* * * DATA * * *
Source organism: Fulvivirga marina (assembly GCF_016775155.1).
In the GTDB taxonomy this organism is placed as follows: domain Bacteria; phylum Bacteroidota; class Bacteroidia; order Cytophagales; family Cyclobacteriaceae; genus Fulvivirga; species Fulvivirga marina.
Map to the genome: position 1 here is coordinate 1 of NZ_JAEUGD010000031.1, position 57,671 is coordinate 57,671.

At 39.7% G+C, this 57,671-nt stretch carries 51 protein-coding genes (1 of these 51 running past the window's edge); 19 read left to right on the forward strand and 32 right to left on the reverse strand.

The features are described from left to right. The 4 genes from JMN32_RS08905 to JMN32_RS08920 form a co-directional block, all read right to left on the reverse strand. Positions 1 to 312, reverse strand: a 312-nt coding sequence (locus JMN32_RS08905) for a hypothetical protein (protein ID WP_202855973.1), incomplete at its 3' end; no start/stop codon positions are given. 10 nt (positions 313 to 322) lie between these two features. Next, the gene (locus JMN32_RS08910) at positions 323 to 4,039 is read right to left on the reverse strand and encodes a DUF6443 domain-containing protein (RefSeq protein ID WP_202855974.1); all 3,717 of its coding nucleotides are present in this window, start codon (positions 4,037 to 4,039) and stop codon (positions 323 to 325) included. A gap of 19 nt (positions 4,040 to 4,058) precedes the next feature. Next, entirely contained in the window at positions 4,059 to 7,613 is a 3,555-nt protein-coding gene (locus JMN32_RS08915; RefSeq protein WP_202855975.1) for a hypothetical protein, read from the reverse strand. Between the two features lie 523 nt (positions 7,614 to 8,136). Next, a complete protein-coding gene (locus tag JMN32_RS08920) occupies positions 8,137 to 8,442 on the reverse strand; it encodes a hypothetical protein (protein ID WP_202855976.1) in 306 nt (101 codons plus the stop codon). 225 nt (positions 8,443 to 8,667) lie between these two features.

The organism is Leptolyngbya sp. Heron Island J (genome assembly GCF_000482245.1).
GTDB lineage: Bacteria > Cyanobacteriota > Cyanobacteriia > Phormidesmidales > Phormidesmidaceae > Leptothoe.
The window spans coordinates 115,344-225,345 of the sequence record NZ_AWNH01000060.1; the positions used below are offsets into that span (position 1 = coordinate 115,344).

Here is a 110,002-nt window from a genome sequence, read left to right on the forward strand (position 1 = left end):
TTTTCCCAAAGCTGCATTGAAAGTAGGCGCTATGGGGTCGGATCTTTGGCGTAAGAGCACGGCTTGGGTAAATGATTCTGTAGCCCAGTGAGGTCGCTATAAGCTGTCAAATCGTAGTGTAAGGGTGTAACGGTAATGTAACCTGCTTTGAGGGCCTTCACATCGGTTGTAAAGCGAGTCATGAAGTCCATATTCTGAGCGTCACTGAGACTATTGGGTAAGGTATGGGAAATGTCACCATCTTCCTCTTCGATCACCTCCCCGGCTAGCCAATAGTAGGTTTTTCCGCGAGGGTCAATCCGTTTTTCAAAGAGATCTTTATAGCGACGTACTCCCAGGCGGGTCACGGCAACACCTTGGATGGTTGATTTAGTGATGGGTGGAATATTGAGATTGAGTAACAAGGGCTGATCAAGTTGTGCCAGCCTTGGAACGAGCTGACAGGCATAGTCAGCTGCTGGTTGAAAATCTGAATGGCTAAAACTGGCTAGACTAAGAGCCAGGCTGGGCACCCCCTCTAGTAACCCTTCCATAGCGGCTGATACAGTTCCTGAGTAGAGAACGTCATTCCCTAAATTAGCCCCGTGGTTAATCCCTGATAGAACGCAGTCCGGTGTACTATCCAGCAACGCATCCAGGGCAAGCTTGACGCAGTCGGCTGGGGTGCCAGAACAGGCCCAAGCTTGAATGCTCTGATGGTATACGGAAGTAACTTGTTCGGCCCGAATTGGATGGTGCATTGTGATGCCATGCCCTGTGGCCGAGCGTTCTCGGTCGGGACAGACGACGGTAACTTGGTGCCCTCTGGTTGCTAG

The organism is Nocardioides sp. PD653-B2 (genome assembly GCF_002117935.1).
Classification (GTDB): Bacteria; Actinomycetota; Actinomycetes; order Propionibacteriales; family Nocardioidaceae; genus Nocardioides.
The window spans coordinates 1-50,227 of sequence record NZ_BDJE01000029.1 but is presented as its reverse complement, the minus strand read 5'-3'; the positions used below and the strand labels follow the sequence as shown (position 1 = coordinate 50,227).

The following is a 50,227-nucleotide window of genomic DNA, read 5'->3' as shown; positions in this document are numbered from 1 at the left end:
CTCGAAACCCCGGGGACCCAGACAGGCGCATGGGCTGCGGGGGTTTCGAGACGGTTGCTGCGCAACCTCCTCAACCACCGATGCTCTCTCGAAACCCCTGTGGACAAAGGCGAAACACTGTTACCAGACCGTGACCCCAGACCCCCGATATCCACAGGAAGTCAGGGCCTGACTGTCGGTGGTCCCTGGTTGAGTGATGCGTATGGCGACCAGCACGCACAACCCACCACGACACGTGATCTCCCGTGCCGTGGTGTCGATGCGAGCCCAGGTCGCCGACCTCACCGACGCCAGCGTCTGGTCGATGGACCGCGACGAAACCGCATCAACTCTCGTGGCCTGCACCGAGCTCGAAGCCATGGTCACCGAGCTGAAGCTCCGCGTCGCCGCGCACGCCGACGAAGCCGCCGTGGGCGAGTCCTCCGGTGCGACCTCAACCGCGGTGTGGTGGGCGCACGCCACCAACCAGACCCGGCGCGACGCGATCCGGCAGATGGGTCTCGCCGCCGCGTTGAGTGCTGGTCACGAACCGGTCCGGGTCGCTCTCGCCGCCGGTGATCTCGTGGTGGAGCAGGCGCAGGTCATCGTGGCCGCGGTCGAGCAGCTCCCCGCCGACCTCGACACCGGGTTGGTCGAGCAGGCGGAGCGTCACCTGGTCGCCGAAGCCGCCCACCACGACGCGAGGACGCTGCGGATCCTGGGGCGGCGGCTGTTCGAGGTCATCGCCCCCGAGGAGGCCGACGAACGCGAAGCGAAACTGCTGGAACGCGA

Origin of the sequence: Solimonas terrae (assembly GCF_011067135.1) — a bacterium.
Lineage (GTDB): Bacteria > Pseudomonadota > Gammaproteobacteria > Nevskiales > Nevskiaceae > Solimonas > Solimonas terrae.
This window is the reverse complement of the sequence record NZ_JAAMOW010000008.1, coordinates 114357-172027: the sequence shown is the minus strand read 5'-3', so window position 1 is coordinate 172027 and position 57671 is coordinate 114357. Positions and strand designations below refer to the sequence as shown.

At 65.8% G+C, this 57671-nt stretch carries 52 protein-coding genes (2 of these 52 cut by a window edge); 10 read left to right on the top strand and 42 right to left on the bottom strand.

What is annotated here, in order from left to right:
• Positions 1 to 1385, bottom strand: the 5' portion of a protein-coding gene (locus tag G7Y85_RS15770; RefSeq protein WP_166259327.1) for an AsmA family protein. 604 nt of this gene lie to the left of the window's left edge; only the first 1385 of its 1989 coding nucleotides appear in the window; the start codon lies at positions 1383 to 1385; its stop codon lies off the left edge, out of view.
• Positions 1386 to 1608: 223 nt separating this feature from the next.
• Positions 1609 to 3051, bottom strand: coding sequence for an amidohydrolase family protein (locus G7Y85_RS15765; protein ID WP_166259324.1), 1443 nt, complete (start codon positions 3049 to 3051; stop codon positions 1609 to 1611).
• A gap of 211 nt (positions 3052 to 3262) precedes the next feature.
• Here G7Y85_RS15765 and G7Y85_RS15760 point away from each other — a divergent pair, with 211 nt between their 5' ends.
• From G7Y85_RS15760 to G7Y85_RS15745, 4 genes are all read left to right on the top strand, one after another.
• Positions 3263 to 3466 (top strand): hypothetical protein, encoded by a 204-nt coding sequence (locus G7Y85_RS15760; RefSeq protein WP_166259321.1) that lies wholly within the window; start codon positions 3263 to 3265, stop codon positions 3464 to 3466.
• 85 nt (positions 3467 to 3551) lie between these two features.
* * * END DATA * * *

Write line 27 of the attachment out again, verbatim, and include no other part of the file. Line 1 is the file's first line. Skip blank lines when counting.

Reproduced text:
• Positions 3263 to 3466 (top strand): hypothetical protein, encoded by a 204-nt coding sequence (locus G7Y85_RS15760; RefSeq protein WP_166259321.1) that lies wholly within the window; start codon positions 3263 to 3265, stop codon positions 3464 to 3466.